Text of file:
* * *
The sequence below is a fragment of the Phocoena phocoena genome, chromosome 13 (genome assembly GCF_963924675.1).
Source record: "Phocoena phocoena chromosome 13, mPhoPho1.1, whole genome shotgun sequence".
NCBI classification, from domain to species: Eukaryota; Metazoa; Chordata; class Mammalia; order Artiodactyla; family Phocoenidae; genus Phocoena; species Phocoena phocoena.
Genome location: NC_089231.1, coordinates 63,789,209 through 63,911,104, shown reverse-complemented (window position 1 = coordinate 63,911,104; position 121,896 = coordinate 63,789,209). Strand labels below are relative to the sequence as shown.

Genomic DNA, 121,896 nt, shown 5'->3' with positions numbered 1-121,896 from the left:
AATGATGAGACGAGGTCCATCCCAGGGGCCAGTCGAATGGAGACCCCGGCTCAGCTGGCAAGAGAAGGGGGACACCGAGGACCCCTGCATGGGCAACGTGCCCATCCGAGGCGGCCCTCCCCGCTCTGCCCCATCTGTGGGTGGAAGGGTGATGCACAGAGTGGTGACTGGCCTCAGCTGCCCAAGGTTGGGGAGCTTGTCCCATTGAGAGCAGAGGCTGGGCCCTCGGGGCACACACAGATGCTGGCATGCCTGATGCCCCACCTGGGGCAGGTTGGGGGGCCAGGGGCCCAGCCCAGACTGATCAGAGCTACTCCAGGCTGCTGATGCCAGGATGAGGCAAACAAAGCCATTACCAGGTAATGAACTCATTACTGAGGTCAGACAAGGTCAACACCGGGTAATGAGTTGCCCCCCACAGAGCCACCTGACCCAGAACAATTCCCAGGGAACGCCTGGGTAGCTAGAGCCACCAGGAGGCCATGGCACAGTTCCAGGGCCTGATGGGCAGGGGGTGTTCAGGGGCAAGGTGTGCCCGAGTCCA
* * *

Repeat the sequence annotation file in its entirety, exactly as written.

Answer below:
The sequence below is a fragment of the Phocoena phocoena genome, chromosome 13 (genome assembly GCF_963924675.1).
Source record: "Phocoena phocoena chromosome 13, mPhoPho1.1, whole genome shotgun sequence".
NCBI classification, from domain to species: Eukaryota; Metazoa; Chordata; class Mammalia; order Artiodactyla; family Phocoenidae; genus Phocoena; species Phocoena phocoena.
Genome location: NC_089231.1, coordinates 63,789,209 through 63,911,104, shown reverse-complemented (window position 1 = coordinate 63,911,104; position 121,896 = coordinate 63,789,209). Strand labels below are relative to the sequence as shown.

Genomic DNA, 121,896 nt, shown 5'->3' with positions numbered 1-121,896 from the left:
AATGATGAGACGAGGTCCATCCCAGGGGCCAGTCGAATGGAGACCCCGGCTCAGCTGGCAAGAGAAGGGGGACACCGAGGACCCCTGCATGGGCAACGTGCCCATCCGAGGCGGCCCTCCCCGCTCTGCCCCATCTGTGGGTGGAAGGGTGATGCACAGAGTGGTGACTGGCCTCAGCTGCCCAAGGTTGGGGAGCTTGTCCCATTGAGAGCAGAGGCTGGGCCCTCGGGGCACACACAGATGCTGGCATGCCTGATGCCCCACCTGGGGCAGGTTGGGGGGCCAGGGGCCCAGCCCAGACTGATCAGAGCTACTCCAGGCTGCTGATGCCAGGATGAGGCAAACAAAGCCATTACCAGGTAATGAACTCATTACTGAGGTCAGACAAGGTCAACACCGGGTAATGAGTTGCCCCCCACAGAGCCACCTGACCCAGAACAATTCCCAGGGAACGCCTGGGTAGCTAGAGCCACCAGGAGGCCATGGCACAGTTCCAGGGCCTGATGGGCAGGGGGTGTTCAGGGGCAAGGTGTGCCCGAGTCCA